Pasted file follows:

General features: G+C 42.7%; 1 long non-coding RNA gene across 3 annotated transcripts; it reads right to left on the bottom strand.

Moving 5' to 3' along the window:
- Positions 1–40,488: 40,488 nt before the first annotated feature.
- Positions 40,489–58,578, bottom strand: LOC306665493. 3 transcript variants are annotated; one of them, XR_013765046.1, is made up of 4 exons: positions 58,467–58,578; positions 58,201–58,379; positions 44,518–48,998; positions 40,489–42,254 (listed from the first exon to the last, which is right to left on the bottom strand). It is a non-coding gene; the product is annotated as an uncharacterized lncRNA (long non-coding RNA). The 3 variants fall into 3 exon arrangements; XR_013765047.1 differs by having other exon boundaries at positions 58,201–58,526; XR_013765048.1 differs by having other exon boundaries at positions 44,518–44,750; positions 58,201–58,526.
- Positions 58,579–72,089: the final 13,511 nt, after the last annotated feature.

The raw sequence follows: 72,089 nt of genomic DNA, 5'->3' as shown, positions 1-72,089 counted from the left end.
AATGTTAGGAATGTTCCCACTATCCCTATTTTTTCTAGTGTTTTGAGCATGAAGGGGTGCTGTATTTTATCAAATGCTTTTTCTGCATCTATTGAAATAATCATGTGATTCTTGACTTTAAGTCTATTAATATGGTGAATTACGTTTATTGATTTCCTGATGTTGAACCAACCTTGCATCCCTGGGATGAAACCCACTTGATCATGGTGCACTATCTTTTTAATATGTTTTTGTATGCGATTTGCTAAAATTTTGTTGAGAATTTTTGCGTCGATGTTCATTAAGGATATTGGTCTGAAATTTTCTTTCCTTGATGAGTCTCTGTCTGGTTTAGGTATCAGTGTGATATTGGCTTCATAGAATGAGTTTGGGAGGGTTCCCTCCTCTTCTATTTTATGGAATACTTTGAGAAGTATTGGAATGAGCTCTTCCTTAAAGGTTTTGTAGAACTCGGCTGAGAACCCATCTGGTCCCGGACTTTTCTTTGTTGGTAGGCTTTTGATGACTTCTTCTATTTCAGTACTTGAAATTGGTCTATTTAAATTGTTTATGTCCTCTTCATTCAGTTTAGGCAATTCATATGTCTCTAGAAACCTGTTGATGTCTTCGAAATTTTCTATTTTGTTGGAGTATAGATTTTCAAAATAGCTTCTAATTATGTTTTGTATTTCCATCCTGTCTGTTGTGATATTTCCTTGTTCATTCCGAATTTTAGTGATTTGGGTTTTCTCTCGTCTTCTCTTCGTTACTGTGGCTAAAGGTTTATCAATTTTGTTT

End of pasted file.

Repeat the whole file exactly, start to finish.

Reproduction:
General features: G+C 42.7%; 1 long non-coding RNA gene across 3 annotated transcripts; it reads right to left on the bottom strand.

Moving 5' to 3' along the window:
- Positions 1–40,488: 40,488 nt before the first annotated feature.
- Positions 40,489–58,578, bottom strand: LOC306665493. 3 transcript variants are annotated; one of them, XR_013765046.1, is made up of 4 exons: positions 58,467–58,578; positions 58,201–58,379; positions 44,518–48,998; positions 40,489–42,254 (listed from the first exon to the last, which is right to left on the bottom strand). It is a non-coding gene; the product is annotated as an uncharacterized lncRNA (long non-coding RNA). The 3 variants fall into 3 exon arrangements; XR_013765047.1 differs by having other exon boundaries at positions 58,201–58,526; XR_013765048.1 differs by having other exon boundaries at positions 44,518–44,750; positions 58,201–58,526.
- Positions 58,579–72,089: the final 13,511 nt, after the last annotated feature.

The raw sequence follows: 72,089 nt of genomic DNA, 5'->3' as shown, positions 1-72,089 counted from the left end.
AATGTTAGGAATGTTCCCACTATCCCTATTTTTTCTAGTGTTTTGAGCATGAAGGGGTGCTGTATTTTATCAAATGCTTTTTCTGCATCTATTGAAATAATCATGTGATTCTTGACTTTAAGTCTATTAATATGGTGAATTACGTTTATTGATTTCCTGATGTTGAACCAACCTTGCATCCCTGGGATGAAACCCACTTGATCATGGTGCACTATCTTTTTAATATGTTTTTGTATGCGATTTGCTAAAATTTTGTTGAGAATTTTTGCGTCGATGTTCATTAAGGATATTGGTCTGAAATTTTCTTTCCTTGATGAGTCTCTGTCTGGTTTAGGTATCAGTGTGATATTGGCTTCATAGAATGAGTTTGGGAGGGTTCCCTCCTCTTCTATTTTATGGAATACTTTGAGAAGTATTGGAATGAGCTCTTCCTTAAAGGTTTTGTAGAACTCGGCTGAGAACCCATCTGGTCCCGGACTTTTCTTTGTTGGTAGGCTTTTGATGACTTCTTCTATTTCAGTACTTGAAATTGGTCTATTTAAATTGTTTATGTCCTCTTCATTCAGTTTAGGCAATTCATATGTCTCTAGAAACCTGTTGATGTCTTCGAAATTTTCTATTTTGTTGGAGTATAGATTTTCAAAATAGCTTCTAATTATGTTTTGTATTTCCATCCTGTCTGTTGTGATATTTCCTTGTTCATTCCGAATTTTAGTGATTTGGGTTTTCTCTCGTCTTCTCTTCGTTACTGTGGCTAAAGGTTTATCAATTTTGTTT